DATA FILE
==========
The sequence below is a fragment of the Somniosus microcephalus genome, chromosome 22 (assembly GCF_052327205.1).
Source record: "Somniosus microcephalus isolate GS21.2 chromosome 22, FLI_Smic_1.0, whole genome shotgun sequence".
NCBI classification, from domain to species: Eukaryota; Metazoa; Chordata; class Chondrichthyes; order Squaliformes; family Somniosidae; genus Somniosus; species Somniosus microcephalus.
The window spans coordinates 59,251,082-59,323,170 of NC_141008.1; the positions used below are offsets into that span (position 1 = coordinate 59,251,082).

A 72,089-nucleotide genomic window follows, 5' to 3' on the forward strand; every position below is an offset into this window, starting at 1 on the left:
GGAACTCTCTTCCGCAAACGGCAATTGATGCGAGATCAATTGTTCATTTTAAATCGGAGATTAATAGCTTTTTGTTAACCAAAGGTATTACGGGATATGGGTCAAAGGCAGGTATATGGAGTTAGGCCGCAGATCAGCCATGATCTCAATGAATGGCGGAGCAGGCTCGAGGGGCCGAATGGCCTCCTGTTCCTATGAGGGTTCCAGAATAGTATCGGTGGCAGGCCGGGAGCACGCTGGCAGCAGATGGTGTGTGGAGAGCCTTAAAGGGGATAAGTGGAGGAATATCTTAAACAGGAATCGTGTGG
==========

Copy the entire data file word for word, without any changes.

The sequence below is a fragment of the Somniosus microcephalus genome, chromosome 22 (assembly GCF_052327205.1).
Source record: "Somniosus microcephalus isolate GS21.2 chromosome 22, FLI_Smic_1.0, whole genome shotgun sequence".
NCBI classification, from domain to species: Eukaryota; Metazoa; Chordata; class Chondrichthyes; order Squaliformes; family Somniosidae; genus Somniosus; species Somniosus microcephalus.
The window spans coordinates 59,251,082-59,323,170 of NC_141008.1; the positions used below are offsets into that span (position 1 = coordinate 59,251,082).

A 72,089-nucleotide genomic window follows, 5' to 3' on the forward strand; every position below is an offset into this window, starting at 1 on the left:
GGAACTCTCTTCCGCAAACGGCAATTGATGCGAGATCAATTGTTCATTTTAAATCGGAGATTAATAGCTTTTTGTTAACCAAAGGTATTACGGGATATGGGTCAAAGGCAGGTATATGGAGTTAGGCCGCAGATCAGCCATGATCTCAATGAATGGCGGAGCAGGCTCGAGGGGCCGAATGGCCTCCTGTTCCTATGAGGGTTCCAGAATAGTATCGGTGGCAGGCCGGGAGCACGCTGGCAGCAGATGGTGTGTGGAGAGCCTTAAAGGGGATAAGTGGAGGAATATCTTAAACAGGAATCGTGTGG